Compared to animals in the wild, those in human care tend to live significantly longer lives, sometimes doubling life expectancy. This presents unique healthcare challenges to Zoo veterinary staff and requires medical innovations to ensure quality of life is maintained for senior animals.
Dr. Jennifer D’Agostino, director of veterinary services, shared some of the innovative technologies and treatments being implemented at the OKC Zoo to make sure animals live long, happy, healthy lives.
At 32, Ursula is the oldest giraffe in a United States zoo accredited by the Association of Zoos and Aquariums (AZA). In the wild, Rothschild giraffes like Ursula have a life expectancy of 15-16 years. She has chronic arthritis, particularly in her lower limb joints, making everyday activities less comfortable. Caretakers installed extra soft cushioning for Ursula to stand on indoors that helps cushion joints. Plus, they limit the amount of time she has to stand on hard surfaces.
The veterinary teams also prescribed a medication that slowed the progress of the disease and applied other treatments, including a relatively new therapy involving cold laser treatment. Cold laser therapy applies varying wavelengths of light that affect tissue on a cellular level. It reduces inflammation and pain while accelerating the growth of healthy new cells. The laser probe doesn’t actually touch the animal. While it only takes about 15 minutes to perform each treatment, it requires a various amount of behavioral training to teach the animal how to stand and position themselves so treatment can be applied. Cold laser treatment is also used for wound treatment. While use in humans has become commonplace, it’s a relatively new addition to the zoo medicine toolkit.
Pygmy Hippo, Wolee
Like Ursula, Wolee is the oldest of his species in an AZA-accredited facility. At 43, he’s exceeded the life expectancy of a pygmy hippo in the wild by three years. With the exception of a bit of arthritis, Wolee is generally in good health, but he’s had some dental issues that required innovative treatments to resolve. After three procedures to remove infected teeth and fix resulting abscesses, he was still having issues with mouth infections. Veterinary caretakers added an antibiotic bone cement to the sockets to gradually release antibiotics over time around the areas of infection. This has proven effective in keeping Wolee healthy and pain-free.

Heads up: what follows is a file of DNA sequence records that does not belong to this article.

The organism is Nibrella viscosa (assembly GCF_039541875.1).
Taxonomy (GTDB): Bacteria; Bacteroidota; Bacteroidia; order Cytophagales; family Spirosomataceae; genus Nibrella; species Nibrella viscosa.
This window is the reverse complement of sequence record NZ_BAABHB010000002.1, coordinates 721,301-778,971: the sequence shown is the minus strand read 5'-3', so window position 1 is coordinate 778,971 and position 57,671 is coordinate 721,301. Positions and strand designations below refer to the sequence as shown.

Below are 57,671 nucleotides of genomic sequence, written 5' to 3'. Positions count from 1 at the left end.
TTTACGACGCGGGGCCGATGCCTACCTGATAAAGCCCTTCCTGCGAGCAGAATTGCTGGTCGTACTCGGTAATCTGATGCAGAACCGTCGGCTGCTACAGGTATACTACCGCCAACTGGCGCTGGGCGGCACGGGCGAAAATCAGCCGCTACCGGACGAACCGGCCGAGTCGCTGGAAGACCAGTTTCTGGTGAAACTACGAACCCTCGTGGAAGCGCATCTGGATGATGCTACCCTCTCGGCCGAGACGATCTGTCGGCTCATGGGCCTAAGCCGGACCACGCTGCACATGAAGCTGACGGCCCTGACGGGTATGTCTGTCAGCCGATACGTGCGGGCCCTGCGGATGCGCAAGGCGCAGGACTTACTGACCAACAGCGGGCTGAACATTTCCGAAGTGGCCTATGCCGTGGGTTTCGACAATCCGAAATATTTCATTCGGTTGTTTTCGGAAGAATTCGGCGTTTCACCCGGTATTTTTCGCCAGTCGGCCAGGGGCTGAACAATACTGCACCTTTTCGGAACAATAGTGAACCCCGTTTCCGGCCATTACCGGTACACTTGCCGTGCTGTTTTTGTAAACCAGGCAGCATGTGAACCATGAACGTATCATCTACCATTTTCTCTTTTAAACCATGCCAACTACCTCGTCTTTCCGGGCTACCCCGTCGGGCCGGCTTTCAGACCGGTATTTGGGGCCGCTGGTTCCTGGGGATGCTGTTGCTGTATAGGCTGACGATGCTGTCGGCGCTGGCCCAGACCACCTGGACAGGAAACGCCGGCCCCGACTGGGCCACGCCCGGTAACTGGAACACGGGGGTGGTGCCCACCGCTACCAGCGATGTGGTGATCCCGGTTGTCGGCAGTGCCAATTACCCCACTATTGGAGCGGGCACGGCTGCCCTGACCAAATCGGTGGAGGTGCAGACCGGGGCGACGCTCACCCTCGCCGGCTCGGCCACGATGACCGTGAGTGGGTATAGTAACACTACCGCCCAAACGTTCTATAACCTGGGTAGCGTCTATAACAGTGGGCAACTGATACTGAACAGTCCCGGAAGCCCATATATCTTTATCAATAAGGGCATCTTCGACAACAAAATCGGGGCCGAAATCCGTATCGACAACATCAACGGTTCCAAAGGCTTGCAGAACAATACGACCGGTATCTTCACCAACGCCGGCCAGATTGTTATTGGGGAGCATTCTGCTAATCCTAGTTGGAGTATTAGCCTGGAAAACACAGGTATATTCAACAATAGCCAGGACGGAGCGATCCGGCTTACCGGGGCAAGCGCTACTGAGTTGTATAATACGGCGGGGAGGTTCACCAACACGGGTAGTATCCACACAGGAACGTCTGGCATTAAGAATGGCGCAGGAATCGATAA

Asian Elephant, Rex
Rex, 48, is developing a cataract in his right eye and as a result doesn’t see well on that side. Caretakers have modified how they feed and train Rex to enable him to see what they are doing so he won’t get spoked. Rex’s teeth, believed to be the sixth and final set of teeth he will produce during his life, are starting to wear down, making chewing more laborious. To reduce this burden, caretakers have started processing his hay in a chipper before serving it. This makes it easier to chew and digest.
- Thirteen-year-old okapi, Caroli, had laparoscopic knee surgery performed last year and is at risk of developing arthritis in that joint. She will be receiving cold laser therapy once she’s been trained to properly position herself.
- Two of the Zoo’s female African lions, 18-year-old sisters Tia and Bridget, are experiencing age-related arthritis effects. As a result, caretakers modified their habitat and enrichment activities so they don’t have to jump if they don’t want to.
- Some of the Zoo’s older snakes are also afflicted with arthritis in their spins. Caretakers have modified their habitats to reduce twisting and bending.